Friday, March 23, 2012

Inside the Android Store in Zhuhai, China

Update below

Since there has been a bit of interest about the Android store I saw in Nanping, Zhuhai, I returned to the same location today to conduct some further explorations:

street in Nanping, Zhuhai, China with an Android Store
Pedestrian (mostly) street in Nanping

The friendly staff permitted me to take a few photos, so I will share a few. Here is someone trying out an iPad:

customer trying an iPad at the Android Store in Nanping, Zhuhai, China

There were a broad variety of smartphones for sale. This HTC case:

HTC case of a variety of phones in the Android Store in Nanping, Zhuhai, China

included brands such as BBK, Huawei, Motorola, Nokia, Samsung, and Sony Ericsson. Oh, there was one HTC phone too.

This Android display:

Android display case of a variety of phones reflecting the Apple logo in the Android Store in Nanping, Zhuhai, China
The reflection adds a nice touch.

included a similar selection. At least the display cards for the Nokia phones did not indicate they ran Android and did not include the Android logo.

This Android display:

Android display in the Android Store in Nanping, Zhuhai, China

included a ZTE U880 running Android 2.2 on the left and a Lenovo A60 running Android 2.3 on the right.

I did not see any BlackBerry phones so I am not able to top the BlackBerry marketing with Barack Obama I saw at a mobile phone store in Chengdu. Also, all of the phones appeared to be legitimate brands. There were no copycat "creative-but-inspired-by-Apple" phones such as the one I saw which included a portion of the Apple logo and the phrase "I See Things a Little Differently". Regardless, this display of HTC phones especially caught my attention:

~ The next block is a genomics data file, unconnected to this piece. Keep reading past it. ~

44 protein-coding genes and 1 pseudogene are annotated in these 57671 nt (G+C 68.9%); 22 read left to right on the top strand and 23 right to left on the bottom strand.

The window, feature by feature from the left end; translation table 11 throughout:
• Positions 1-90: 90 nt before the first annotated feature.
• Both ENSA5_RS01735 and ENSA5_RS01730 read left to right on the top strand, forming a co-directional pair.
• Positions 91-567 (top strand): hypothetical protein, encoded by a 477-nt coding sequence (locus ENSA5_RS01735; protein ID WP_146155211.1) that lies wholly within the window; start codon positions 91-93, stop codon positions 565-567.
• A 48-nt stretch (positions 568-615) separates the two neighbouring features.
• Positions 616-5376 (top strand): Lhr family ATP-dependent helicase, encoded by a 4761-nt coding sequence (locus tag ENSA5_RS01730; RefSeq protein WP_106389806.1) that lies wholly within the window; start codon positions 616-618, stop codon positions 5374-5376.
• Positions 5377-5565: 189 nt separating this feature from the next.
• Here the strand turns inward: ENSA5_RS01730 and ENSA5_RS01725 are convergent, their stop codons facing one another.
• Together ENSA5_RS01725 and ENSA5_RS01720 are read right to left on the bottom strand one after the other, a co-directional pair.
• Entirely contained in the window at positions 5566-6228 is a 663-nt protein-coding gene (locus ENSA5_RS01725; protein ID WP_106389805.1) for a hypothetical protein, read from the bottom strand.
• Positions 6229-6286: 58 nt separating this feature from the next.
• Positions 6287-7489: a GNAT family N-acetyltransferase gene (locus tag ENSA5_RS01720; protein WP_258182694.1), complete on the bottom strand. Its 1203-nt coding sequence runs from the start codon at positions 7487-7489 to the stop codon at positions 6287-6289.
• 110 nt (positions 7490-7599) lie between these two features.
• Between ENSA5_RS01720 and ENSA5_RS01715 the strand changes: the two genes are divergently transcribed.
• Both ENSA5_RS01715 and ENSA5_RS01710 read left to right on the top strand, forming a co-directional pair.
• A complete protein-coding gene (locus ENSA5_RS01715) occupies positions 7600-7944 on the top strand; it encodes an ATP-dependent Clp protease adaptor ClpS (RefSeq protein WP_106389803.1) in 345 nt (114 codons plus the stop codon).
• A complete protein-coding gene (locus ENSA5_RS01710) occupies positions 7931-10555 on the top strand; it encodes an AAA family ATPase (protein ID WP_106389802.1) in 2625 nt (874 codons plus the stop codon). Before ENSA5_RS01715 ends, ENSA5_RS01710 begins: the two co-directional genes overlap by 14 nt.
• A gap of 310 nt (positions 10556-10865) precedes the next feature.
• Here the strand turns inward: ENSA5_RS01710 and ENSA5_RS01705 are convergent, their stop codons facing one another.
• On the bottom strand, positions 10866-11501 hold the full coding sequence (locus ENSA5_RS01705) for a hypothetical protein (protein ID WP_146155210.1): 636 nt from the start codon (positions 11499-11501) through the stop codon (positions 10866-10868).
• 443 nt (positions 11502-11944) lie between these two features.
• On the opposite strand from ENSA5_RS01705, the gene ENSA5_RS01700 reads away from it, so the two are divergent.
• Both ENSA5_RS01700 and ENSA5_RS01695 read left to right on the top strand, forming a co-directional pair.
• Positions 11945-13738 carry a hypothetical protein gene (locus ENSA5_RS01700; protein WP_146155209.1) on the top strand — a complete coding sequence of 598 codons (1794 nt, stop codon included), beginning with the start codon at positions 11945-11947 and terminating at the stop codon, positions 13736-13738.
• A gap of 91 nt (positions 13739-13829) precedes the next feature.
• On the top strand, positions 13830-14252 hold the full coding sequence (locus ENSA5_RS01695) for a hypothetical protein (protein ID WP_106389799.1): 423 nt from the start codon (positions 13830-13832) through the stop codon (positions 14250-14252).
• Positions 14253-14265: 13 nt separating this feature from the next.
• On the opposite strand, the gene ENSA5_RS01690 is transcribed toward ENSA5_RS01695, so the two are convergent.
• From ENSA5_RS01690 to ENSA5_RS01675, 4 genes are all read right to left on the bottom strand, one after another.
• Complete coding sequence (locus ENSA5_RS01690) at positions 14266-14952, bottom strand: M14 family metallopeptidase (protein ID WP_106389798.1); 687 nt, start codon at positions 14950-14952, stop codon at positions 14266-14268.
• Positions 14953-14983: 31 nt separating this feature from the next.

4 displayed HTC phones in the Android Store in Nanping, Zhuhai, China

Outside of China, the second phone from the left is often described as the HTC Eternity. However, that is based on its code name and its official name is the HTC 凯旋 X310e. If your Chinese is rusty, 凯旋 could be translated as "Triumph" though another translation I have found is "Return Triumphant". But here is the really fun part: although many HTC phones run Android, the X310e is a Windows Phone that was just released for sale two day ago (so, I doubt it was there during my previous visit). In fact, the label mentions that it runs Windows Phone 7.5 just above the image of the Android logo. Between Google and Microsoft, who is now groaning most?

The visit also allowed me to better clarify another issue. The store's business cards list its name as the text "名流智能手机体验店" shown below "Android" on its sign. This is similar in practice to what I noticed for some of the "fake" Apple stores I recently saw in Guangdong province and Hunan province where they did not list "iPhone 4" (or whatever was prominently displayed on their sign) on their business cards but instead a more proper-sounding name. I do not want to share an image of the front of the card since it includes a helpful employee's name, personal mobile phone number, and QQ number (not uncommon in China). However, I am happy to share the backside:

Android Store in China business card displaying Apple and Android logos

I am not sure if they plan to update it with a Windows Phone logo.

Before commenting further, in an upcoming post (by Monday) I will share photos of some other nearby stores. They provide important context for understanding what is and is not unusual about the above store. The context will also be useful for my responses to some comments and questions I have received or have seen on some of the articles/posts now referencing my earlier post.

Here is just a small taste of what is on the way:

Store in Nanping, Zhuhai, China displaying signs with logos for Android, Apple, Nokia, and more.

More soon.

UPDATE: See in what ways this Android store is not unique in the post "Nokia Stores Selling a Variety of Phones in Nanping, Zhuhai"

Disclosure: I previously worked as a user experience researcher in Microsoft China's Mobile Services China group. This exploration was not conducted as paid work nor at the request of any company.

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